The greater the degree of depression, the more likely the impairment, the researchers found.
"This is important, because mild cognitive impairment often precedes dementia," notes lead author Deborah Barnes, PhD, MPH, a mental health researcher at SFVAMC. Approximately 50 percent of patients diagnosed with MCI go on to develop dementia within three years, according to the study authors.
The study also found no correlation between depression and vascular disease a significant finding, say the authors, because other researchers have hypothesized that vascular disease might lead to both depression and cognitive impairment by causing inadequate blood flow to different brain structures. "We found no evidence to support that hypothesis," reports Barnes, who is also an assistant professor of psychiatry at UCSF.
The study appears in the March, 2006 issue of Archives of General Psychiatry.
The researchers looked at 2,220 participants in the Cardiovascular Health Study, a longitudinal prospective study of adults 65 and older living in four American communities that is sponsored by the National Heart, Lung, and Blood Institute. The researchers measured the subjects' depressive symptoms using a standard depression scale. Six years later, the subjects were assessed for MCI by a team of dementia experts.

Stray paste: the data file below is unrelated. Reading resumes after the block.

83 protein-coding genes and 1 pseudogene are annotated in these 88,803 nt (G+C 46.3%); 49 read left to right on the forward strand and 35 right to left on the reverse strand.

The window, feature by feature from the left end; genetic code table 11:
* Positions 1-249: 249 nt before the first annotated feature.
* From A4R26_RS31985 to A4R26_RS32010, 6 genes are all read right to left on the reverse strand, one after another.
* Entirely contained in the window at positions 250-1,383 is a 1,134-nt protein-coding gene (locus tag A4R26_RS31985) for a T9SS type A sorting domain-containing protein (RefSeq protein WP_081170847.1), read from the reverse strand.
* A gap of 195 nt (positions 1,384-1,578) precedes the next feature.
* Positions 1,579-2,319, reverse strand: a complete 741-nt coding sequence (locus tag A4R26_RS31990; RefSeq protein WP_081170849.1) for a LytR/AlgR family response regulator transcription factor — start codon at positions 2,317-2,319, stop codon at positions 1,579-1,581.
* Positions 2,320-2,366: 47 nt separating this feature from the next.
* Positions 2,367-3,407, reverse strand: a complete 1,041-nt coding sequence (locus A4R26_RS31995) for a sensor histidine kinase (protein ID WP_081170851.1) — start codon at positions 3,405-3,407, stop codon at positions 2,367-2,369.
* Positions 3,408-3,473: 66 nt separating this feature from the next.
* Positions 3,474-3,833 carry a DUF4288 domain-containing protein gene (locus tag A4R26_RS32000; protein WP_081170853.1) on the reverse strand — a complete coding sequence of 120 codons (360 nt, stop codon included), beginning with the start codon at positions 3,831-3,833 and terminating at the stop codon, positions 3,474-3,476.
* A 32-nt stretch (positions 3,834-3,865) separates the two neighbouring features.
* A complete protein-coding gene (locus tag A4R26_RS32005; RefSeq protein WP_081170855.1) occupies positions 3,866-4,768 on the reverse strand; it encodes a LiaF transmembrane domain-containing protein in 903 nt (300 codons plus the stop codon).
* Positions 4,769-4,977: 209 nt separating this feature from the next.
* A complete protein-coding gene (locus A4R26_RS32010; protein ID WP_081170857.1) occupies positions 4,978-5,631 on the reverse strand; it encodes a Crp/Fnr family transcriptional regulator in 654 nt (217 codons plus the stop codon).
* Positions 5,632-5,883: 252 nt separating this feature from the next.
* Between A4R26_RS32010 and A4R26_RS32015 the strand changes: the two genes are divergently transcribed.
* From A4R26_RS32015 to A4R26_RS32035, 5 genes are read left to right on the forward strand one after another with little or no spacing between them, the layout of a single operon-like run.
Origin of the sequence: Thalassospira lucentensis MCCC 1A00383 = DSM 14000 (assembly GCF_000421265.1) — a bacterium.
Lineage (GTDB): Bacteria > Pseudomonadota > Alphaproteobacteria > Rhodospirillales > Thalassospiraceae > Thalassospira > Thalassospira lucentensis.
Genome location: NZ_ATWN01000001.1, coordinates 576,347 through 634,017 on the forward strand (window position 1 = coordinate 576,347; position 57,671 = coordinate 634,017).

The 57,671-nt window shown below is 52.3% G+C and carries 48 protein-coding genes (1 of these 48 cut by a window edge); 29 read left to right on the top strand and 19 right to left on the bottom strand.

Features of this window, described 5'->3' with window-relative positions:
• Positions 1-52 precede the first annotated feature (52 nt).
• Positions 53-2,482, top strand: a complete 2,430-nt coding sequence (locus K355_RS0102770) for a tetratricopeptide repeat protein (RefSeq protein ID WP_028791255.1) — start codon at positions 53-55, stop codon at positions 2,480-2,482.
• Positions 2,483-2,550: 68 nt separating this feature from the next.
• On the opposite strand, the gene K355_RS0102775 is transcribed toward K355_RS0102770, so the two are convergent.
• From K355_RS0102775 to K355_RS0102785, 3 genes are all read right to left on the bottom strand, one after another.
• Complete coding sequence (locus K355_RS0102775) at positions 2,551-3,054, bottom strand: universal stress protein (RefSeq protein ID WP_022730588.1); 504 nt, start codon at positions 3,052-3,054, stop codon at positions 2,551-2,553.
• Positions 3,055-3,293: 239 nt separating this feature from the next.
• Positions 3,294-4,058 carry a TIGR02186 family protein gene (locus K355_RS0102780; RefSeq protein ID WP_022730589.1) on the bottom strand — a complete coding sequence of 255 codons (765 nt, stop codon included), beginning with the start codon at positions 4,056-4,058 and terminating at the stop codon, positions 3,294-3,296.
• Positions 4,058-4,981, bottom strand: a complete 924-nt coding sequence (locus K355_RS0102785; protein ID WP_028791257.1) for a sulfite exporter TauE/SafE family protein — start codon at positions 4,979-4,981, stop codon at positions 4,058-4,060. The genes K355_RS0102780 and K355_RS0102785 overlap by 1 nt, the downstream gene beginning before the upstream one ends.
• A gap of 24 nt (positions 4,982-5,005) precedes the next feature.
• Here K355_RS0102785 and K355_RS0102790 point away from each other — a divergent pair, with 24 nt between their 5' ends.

Ten percent of subjects with no depressive symptoms went on to develop MCI, and 13.3 percent of subjects with low depressive symptoms did. In contrast, 19.7 percent of subjects with moderate to high depression developed MCI after six years nearly twice the rate of subjects with no depressive symptoms.